We should be involved in their internal affairs, I think, in the following way. We should be peacemakers. We should be pushing the actors toward some kind of, if you will, power sharing settlement. Syria needs peace. They don't need regime change. They need peace.
You know, I could go on about what a bad idea regime change is. I mean, if you look carefully at the Syrian Free Army, it's a cauldron of completely cacophonous groups, many of which are very extreme. And the idea of them coming into power, you're talking about civil war among them from the first moment.
And then in the end, sort of an iron law of, if you will, regime change is-- after regime change, who takes over? We have a very strong regularity in history. The most organized group takes over. And who does the most organized group tend to be? It's the most extreme group. And who's is going to be in Syria? ISIS. They're going to dominate Syria if we oust Assad.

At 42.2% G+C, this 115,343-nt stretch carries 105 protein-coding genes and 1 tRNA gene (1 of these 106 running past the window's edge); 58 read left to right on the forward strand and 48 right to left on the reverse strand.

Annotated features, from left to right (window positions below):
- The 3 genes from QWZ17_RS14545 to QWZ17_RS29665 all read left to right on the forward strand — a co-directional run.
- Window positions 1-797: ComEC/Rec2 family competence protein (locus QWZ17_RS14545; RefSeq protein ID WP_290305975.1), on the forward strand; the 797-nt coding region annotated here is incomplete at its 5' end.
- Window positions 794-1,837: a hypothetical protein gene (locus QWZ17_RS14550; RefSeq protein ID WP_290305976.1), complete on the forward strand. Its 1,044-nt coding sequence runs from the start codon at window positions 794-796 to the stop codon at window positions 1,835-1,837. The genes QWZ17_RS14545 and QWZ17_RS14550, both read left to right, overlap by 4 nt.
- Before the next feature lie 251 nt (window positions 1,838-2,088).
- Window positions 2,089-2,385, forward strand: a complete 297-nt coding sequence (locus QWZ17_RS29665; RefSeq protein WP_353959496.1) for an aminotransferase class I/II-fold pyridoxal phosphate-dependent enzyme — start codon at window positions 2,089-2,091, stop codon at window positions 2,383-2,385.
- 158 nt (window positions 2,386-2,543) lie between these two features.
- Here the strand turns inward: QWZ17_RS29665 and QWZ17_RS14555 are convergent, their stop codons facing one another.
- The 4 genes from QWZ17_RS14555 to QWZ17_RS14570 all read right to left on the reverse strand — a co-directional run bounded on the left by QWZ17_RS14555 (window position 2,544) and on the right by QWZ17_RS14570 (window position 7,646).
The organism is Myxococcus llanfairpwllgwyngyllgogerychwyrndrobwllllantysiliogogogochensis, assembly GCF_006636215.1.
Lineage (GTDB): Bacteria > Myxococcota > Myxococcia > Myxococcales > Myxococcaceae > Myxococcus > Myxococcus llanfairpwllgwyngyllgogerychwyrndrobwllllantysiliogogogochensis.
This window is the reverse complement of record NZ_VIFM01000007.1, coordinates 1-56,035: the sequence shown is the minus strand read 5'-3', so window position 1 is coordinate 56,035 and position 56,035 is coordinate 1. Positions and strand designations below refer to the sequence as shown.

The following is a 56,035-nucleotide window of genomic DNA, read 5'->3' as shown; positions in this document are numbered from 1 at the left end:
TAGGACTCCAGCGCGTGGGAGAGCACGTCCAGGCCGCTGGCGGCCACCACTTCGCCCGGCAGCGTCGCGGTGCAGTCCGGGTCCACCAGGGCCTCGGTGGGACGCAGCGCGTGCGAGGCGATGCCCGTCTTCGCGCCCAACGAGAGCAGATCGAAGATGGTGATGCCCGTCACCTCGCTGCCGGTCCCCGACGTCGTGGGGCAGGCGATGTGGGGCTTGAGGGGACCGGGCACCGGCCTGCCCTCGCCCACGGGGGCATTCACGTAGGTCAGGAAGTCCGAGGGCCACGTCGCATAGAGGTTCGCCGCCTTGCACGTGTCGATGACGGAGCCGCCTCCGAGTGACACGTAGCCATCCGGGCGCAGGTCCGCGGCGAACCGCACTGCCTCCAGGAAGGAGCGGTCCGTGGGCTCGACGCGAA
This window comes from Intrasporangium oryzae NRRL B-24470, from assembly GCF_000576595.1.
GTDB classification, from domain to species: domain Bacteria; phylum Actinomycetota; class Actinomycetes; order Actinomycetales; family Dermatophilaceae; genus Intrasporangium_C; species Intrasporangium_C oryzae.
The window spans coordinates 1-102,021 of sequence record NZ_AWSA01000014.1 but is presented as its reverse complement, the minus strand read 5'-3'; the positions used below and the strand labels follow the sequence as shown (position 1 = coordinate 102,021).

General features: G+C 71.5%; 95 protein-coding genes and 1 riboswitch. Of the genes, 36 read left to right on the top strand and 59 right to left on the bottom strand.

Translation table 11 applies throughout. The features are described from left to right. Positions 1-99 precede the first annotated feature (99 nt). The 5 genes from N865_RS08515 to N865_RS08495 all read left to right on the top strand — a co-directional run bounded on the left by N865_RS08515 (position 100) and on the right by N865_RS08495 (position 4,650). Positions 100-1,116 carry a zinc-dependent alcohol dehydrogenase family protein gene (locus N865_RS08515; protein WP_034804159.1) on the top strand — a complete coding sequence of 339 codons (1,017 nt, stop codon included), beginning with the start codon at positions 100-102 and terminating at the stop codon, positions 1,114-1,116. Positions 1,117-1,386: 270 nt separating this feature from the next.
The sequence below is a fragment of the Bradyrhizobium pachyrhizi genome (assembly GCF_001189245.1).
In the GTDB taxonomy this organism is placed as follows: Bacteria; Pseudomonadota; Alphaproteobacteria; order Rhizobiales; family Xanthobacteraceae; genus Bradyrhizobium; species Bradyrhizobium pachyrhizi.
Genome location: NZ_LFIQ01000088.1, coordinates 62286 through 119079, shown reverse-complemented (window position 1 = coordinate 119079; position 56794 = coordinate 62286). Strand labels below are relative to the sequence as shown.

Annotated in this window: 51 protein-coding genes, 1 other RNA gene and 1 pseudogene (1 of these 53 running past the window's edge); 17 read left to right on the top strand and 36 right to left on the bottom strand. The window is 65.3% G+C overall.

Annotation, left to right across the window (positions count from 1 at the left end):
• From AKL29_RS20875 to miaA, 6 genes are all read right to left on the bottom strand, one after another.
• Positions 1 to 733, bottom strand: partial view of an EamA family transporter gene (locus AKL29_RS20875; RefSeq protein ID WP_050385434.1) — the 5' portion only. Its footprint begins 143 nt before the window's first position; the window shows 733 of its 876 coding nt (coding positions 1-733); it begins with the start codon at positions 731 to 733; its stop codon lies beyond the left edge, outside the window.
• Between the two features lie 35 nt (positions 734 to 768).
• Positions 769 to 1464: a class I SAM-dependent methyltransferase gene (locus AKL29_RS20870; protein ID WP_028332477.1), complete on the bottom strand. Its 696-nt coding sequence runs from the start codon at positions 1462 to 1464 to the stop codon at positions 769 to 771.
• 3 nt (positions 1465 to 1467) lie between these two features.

Think of the Bolshevik Revolution. When the Bolsheviks took over, they were not the most powerful group in the USSR. They were the most organized. Or think Egypt. Why did Morsi dominate in the aftermath of the Tahrir Square activities? Again, they were not the most popular. But they were the most organized. And we'll see that replay in Syria.
So I'm very skeptical. I'm not always against it. Rwanda, like I said, I think we should have done it. But the conditions when we can really make things better are very confined. Yeah?
AUDIENCE: So a change in US grand strategy in favor of a concert strategy, I think, is a very noble venture. However, as you've already mentioned, If major powers are reluctant to get along in the first place, does this varying level of willingness for foreign powers to cooperate make for an effective change? Because the boy who wants to play soccer can't play by himself. Do you know what I mean?
STEPHEN VAN EVERA: So you're taking off my observation that historically the major powers of the world get along badly. And so how do I connect those dots? Well, it's a great question why they get along badly. And you know, my short answer is it's because they are the greatest threat each to one another. As they each survey the scene around them, they see other major states as the ones that can hurt them. So they don't get along well for security reasons.